North Korea Cuts Hotline To South, Voids Armistice
North Korea Further Responds To UN Sanctions
In response to UN sanctions imposed last week, North Korea announced on Monday that it has abandoned the armistice signed in 1953 to suspend hostilities with the South and also cut off the “hotline” with South Korea.
An editorial in the state-run newspaper said, “As the armistice agreement has been nullified, no one can expect what will happen next,” according to The Washington Post.
Although not a good sign, these actions are not unprecedented. Since it was installed in 1971, the hotline has been cut off five times and the North has “voided” the armistice nearly a dozen times in the past 20 years, the last time in 2009.
China’s Exasperation With North Korea Boosts International Efforts
Richard Gowan notes the different position China has adopted toward international efforts with regard to North Korea than concerning either Syria or Iran.
Acknowledging the doubts surrounding China’s vote in favor of UN Security Council sanctions on North Korea, Gowan sees “this display of hard-nosed but productive deal-making” with the US over sanctions as a “positive contrast to the appallingly protracted Security Council diplomacy over Syria. It also represents an improvement on Sino-American interactions over other recent Korean crises, including the sinking of a South Korean warship in 2010.”
Gowan adds that as much as it can be seen as progress, China’s renewed engagement at the UN may only signal that it “will be at best an ambivalent partner for the West in dealing with many future conflicts” and that it will “remain a surprisingly marginal player in crisis diplomacy beyond its neighborhood.”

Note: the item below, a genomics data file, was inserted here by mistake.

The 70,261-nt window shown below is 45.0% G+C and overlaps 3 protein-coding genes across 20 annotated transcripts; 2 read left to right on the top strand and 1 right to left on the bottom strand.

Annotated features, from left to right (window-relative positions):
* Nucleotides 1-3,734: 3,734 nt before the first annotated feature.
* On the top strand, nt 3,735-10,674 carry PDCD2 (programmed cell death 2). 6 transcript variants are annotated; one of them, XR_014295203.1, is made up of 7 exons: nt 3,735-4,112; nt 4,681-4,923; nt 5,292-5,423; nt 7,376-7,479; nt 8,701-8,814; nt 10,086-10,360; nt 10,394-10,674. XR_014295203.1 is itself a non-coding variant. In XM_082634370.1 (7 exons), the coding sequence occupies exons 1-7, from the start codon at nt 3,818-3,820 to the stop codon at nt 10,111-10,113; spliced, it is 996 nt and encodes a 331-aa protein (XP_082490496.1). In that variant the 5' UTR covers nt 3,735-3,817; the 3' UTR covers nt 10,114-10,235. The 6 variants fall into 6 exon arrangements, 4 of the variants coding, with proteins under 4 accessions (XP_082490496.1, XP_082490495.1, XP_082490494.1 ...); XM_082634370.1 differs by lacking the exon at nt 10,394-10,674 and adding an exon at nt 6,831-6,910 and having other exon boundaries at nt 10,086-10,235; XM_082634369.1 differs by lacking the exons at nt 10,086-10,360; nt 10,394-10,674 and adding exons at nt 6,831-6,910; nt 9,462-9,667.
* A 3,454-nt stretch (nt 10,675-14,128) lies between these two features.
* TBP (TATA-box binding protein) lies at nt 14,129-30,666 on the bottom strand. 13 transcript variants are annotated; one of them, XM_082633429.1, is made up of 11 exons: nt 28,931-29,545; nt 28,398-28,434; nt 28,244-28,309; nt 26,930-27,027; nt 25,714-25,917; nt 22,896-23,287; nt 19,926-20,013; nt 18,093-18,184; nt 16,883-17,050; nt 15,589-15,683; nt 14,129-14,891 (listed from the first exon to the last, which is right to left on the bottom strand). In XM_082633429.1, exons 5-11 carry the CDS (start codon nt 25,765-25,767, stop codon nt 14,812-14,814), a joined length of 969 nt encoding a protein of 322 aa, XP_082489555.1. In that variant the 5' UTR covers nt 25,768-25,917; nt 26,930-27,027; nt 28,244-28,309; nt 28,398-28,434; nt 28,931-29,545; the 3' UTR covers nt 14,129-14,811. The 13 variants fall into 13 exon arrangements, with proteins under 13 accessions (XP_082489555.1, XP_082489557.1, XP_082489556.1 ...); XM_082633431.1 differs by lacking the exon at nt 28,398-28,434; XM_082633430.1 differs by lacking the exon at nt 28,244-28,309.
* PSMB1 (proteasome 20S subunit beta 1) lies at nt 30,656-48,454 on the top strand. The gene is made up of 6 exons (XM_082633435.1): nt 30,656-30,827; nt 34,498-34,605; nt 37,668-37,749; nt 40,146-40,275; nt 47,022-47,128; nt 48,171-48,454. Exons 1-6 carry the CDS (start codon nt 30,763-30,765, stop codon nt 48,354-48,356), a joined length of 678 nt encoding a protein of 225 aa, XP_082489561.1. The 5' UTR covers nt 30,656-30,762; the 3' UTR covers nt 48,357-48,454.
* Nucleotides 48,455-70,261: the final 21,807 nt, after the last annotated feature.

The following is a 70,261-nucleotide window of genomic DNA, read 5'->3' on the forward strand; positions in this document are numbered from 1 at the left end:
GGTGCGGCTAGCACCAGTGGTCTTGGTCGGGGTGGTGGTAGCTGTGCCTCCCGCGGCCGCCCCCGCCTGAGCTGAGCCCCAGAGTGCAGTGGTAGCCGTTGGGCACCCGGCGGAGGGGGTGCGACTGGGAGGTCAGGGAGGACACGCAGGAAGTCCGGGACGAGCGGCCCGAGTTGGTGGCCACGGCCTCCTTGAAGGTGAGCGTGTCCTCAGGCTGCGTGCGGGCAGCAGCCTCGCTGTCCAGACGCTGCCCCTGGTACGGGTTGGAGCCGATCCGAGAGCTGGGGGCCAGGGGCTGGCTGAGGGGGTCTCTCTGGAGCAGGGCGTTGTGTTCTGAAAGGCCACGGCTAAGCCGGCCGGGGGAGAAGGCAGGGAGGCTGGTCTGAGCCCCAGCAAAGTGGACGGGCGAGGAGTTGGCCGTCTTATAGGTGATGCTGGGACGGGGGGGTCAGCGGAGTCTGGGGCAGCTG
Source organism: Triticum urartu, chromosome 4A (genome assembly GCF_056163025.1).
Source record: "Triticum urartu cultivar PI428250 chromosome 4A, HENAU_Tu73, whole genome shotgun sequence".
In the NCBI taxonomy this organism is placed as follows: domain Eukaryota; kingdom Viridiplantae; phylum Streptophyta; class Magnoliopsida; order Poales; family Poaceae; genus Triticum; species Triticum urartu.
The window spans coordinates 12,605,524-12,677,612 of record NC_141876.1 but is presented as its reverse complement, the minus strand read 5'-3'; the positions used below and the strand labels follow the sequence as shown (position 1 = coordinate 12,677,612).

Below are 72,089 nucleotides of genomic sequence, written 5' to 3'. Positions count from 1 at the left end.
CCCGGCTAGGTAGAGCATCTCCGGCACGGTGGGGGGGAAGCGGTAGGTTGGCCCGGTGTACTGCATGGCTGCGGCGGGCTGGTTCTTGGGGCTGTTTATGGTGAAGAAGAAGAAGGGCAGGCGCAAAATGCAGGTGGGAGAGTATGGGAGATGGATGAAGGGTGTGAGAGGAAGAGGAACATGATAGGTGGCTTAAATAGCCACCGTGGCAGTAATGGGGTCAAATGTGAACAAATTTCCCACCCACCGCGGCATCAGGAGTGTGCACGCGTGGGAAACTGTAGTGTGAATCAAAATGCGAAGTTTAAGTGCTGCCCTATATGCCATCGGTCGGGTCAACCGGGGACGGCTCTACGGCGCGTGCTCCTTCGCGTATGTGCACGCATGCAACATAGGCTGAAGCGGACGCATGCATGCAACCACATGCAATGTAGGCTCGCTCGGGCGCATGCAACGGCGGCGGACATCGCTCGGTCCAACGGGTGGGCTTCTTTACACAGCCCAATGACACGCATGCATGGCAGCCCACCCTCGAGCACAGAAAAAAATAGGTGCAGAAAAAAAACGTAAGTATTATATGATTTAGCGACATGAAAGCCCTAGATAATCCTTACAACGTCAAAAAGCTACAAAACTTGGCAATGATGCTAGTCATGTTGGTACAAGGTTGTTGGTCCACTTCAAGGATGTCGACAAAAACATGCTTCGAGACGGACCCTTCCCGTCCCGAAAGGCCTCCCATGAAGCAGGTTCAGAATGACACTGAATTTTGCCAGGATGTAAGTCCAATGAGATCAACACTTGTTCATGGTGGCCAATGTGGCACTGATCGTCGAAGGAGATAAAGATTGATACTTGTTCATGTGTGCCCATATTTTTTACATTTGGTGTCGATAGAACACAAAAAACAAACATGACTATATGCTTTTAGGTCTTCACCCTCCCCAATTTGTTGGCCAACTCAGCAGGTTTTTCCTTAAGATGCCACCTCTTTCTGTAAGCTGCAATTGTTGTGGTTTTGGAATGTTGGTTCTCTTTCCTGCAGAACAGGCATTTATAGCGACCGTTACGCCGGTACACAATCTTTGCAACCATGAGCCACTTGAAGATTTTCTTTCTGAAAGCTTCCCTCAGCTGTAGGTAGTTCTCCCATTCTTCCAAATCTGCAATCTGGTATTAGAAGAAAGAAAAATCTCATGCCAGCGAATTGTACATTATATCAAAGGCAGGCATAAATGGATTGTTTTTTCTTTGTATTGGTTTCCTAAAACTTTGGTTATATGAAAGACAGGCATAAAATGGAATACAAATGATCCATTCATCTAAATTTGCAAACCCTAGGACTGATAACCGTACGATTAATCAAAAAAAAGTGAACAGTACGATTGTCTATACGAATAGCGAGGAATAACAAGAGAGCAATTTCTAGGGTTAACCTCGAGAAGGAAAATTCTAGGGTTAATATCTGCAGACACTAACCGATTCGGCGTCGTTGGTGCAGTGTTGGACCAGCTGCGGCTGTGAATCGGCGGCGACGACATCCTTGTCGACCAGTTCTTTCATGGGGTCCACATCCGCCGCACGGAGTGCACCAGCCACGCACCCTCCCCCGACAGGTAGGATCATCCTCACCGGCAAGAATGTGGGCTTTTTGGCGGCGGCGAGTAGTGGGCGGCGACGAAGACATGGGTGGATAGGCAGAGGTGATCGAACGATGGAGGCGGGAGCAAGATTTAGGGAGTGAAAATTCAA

United Nations Scheduled To Meet On Pyongyang’s Human Rights Abuses
The International Herald Tribune reports today that the UN Human Rights Council will gather to consider forming a commission of inquiry to investigate North Korean human rights abuses. The proposal could be approved by the council in March.
Aid To Egypt: Should Their Human Rights Record Matter?
Elliott Abrams of the Council on Foreign Relations contends that if the US is to remain committed to human rights in Egypt and abroad aid to Egypt must be linked to its economic needs and policies and to Egyptian President Mohammed Morsi’s commitment to “protect the democratic principles that the Egyptian people fought so hard to secure.”
More Americans Taking On Part-Time Work
Catherine Rampell notes in her New York Times column that since 2009 there has been an increase in the number of Americans performing part-time work.
“Basically all of the growth in part-time workers has been among people reluctantly working few hours because of either slack business conditions or an inability to find a full-time job. Together these people are considered to be working part time “for economic reasons.” Their numbers have grown by 3.4 million since the downturn began.
The number of people working part time “for noneconomic reasons,” on the other hand, has fallen by 639,000 since the recession began.